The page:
- A few polls from 2013 had Congress' approval rating below 10 percent.
- Obama’s approval rating declined in each quarter in 2013 matching his ratings with G.W. Bush's at the same point in his presidency.
- Congress’s rating has inched up to 15 percent in Gallup’s latest.
- The movement we’re seeing in new polls about Washington is a matter of inches, not yards.
Partisan sniping in the fall over a government shutdown and the rocky rollout of the Healthcare.gov website pushed Congress’s ratings to heretofore unknown depths. A few polls from 2013 had the body’s rating below 10 percent. While Democrats in Congress consistently fared better than Republicans, neither party had poll ratings that were anything to brag about. President Obama’s approval rating declined in each quarter in 2013, putting his marks in the same general range as George W. Bush’s dismal ratings at that point in his presidency.
There is mixed evidence from new polls on the country’s mood now. Congress’s rating has inched up to 15 percent in Gallup’s latest, and the President’s first quarter average rating is slightly above his 2013 ratings. The latest measurement of consumer attitudes from the University of Michigan/Thomson Reuters notes that its monthly confidence index has been higher only two other times since 2007. Fifty-six percent expect home prices to rise in their area this year, says Gallup, the highest response since 2011. In an early April Gallup survey, nearly half, 48 percent, described their personal financial situation as excellent or good, up from 42 percent in 2009.
But the late April ABC News/Washington Post poll tells another story. President Obama’s approval rating is the lowest ever for these pollsters by a single percentage point. Only 41 percent approve of the job he’s doing. While the pollsters didn’t ask a question about congressional approval, only 22 percent said they were inclined to re-elect their representative this fall. A dismal 29 percent described the state of the nation’s economy as excellent or good, while 71 percent described it as not so good or poor. The pollsters didn’t ask about people’s personal economic situation, and those answers are usually more positive than views about the nation as a whole.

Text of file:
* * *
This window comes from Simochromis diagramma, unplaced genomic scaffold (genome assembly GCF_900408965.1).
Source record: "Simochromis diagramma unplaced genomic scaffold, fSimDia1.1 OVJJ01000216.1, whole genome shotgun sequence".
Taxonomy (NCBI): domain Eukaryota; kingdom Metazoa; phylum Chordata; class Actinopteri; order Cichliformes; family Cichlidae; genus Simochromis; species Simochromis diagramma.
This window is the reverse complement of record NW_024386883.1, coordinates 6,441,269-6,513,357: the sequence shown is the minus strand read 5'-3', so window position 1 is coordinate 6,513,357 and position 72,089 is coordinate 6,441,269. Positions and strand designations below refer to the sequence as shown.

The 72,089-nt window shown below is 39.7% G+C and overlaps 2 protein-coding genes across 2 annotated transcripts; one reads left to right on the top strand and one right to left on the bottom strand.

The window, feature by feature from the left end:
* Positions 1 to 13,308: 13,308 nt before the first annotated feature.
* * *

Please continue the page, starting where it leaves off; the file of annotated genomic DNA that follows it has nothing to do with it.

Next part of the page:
Which picture is correct? We believe both are true and that we are likely to see poll numbers moving up and down for some time. The public is a lagging indicator, slow to acknowledge improvement in economic conditions, and, after what the country has been through in the past five years, unlikely to believe that it will last. If the public mood improves in the coming months, the explanation could be that we’ve had a period of relative quiet in Washington.
People almost always tell pollsters that government is doing too many things that are better left to business and individuals. Several pollsters regularly ask a question like this, and the data are clear. In November 2013, for example, 63 percent gave that response to CBS News pollsters. Only a third said government should be doing more. But Americans also tell pollsters that they want the government in Washington to do many things. Most people in Washington, who come to town with the intention of getting things done, focus on the latter sentiment, ignoring the broader viewpoint. Pundits lament that Congress isn’t addressing problems, and they excoriate “do nothing” Congresses. They deplore gridlock and partisan argument, both of which seem commonplace these days.
But there are times when the public has seen and heard enough from Washington, and last fall was one of them. Congress’s average approval rating in 2013 in Gallup’s data was 14 percent. The average has been below 20 percent in each of the past four years. Only two other years, 1979 and 1992, saw average annual congressional ratings below 20 percent—and both of those years coincided with periods of deep economic pessimism.
The movement we’re seeing in new polls about Washington is a matter of inches, not yards. The lead stories in the media in recent weeks haven’t been about Washington, but instead about a missing airliner, ominous rumblings in Ukraine, a Korean ferryboat that sank with hundreds of students on board, and of course, that hardy favorite, the weather. Obviously a lot is going on in Washington but it may not be aggravating the public to the same degree it did last fall. Spring has sprung in most places, the baseball season has begun, and Americans are looking forward to summer sun. Don’t expect attitudes about government as a whole to improve much – the negative perceptions are too deep. Nor should we expect feelings about Democratic or Republican politicians to improve significantly. A period of relative calm and a few solid jobs reports could signal a thaw. Otherwise, we’ll have another blast of winter. Stay tuned for weather reports.